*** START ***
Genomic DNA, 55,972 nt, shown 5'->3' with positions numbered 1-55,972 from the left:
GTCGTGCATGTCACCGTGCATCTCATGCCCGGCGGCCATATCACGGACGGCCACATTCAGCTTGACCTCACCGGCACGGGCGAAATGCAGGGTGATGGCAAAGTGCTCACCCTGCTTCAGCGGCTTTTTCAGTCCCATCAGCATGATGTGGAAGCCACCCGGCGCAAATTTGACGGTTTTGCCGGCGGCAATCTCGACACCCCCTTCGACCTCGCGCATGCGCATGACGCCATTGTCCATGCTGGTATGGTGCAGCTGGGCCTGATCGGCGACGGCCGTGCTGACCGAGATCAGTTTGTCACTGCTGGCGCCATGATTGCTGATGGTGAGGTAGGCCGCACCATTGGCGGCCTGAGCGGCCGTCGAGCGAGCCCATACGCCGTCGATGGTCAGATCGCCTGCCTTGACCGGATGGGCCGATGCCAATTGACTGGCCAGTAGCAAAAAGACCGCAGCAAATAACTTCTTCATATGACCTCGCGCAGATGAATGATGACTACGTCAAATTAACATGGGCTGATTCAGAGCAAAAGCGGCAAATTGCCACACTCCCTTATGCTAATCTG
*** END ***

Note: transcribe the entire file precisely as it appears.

Genomic DNA, 55,972 nt, shown 5'->3' with positions numbered 1-55,972 from the left:
GTCGTGCATGTCACCGTGCATCTCATGCCCGGCGGCCATATCACGGACGGCCACATTCAGCTTGACCTCACCGGCACGGGCGAAATGCAGGGTGATGGCAAAGTGCTCACCCTGCTTCAGCGGCTTTTTCAGTCCCATCAGCATGATGTGGAAGCCACCCGGCGCAAATTTGACGGTTTTGCCGGCGGCAATCTCGACACCCCCTTCGACCTCGCGCATGCGCATGACGCCATTGTCCATGCTGGTATGGTGCAGCTGGGCCTGATCGGCGACGGCCGTGCTGACCGAGATCAGTTTGTCACTGCTGGCGCCATGATTGCTGATGGTGAGGTAGGCCGCACCATTGGCGGCCTGAGCGGCCGTCGAGCGAGCCCATACGCCGTCGATGGTCAGATCGCCTGCCTTGACCGGATGGGCCGATGCCAATTGACTGGCCAGTAGCAAAAAGACCGCAGCAAATAACTTCTTCATATGACCTCGCGCAGATGAATGATGACTACGTCAAATTAACATGGGCTGATTCAGAGCAAAAGCGGCAAATTGCCACACTCCCTTATGCTAATCTG